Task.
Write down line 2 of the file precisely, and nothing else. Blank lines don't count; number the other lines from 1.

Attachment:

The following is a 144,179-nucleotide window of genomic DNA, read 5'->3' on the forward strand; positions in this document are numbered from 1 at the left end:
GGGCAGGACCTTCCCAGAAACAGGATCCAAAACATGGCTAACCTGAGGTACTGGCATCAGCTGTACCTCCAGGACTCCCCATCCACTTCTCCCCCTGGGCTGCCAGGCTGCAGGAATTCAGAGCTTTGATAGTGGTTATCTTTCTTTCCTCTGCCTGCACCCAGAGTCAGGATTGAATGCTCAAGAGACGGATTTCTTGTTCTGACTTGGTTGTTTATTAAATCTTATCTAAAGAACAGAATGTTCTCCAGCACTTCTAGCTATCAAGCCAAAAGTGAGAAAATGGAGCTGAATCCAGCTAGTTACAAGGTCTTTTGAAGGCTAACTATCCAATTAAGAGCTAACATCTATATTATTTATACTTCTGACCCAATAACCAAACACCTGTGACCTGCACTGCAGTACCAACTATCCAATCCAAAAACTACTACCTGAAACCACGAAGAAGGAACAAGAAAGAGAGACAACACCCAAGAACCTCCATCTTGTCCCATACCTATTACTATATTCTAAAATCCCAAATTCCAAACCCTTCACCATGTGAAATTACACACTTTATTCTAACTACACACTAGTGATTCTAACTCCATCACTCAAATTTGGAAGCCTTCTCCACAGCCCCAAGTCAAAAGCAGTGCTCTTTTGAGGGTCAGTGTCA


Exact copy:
GGGCAGGACCTTCCCAGAAACAGGATCCAAAACATGGCTAACCTGAGGTACTGGCATCAGCTGTACCTCCAGGACTCCCCATCCACTTCTCCCCCTGGGCTGCCAGGCTGCAGGAATTCAGAGCTTTGATAGTGGTTATCTTTCTTTCCTCTGCCTGCACCCAGAGTCAGGATTGAATGCTCAAGAGACGGATTTCTTGTTCTGACTTGGTTGTTTATTAAATCTTATCTAAAGAACAGAATGTTCTCCAGCACTTCTAGCTATCAAGCCAAAAGTGAGAAAATGGAGCTGAATCCAGCTAGTTACAAGGTCTTTTGAAGGCTAACTATCCAATTAAGAGCTAACATCTATATTATTTATACTTCTGACCCAATAACCAAACACCTGTGACCTGCACTGCAGTACCAACTATCCAATCCAAAAACTACTACCTGAAACCACGAAGAAGGAACAAGAAAGAGAGACAACACCCAAGAACCTCCATCTTGTCCCATACCTATTACTATATTCTAAAATCCCAAATTCCAAACCCTTCACCATGTGAAATTACACACTTTATTCTAACTACACACTAGTGATTCTAACTCCATCACTCAAATTTGGAAGCCTTCTCCACAGCCCCAAGTCAAAAGCAGTGCTCTTTTGAGGGTCAGTGTCA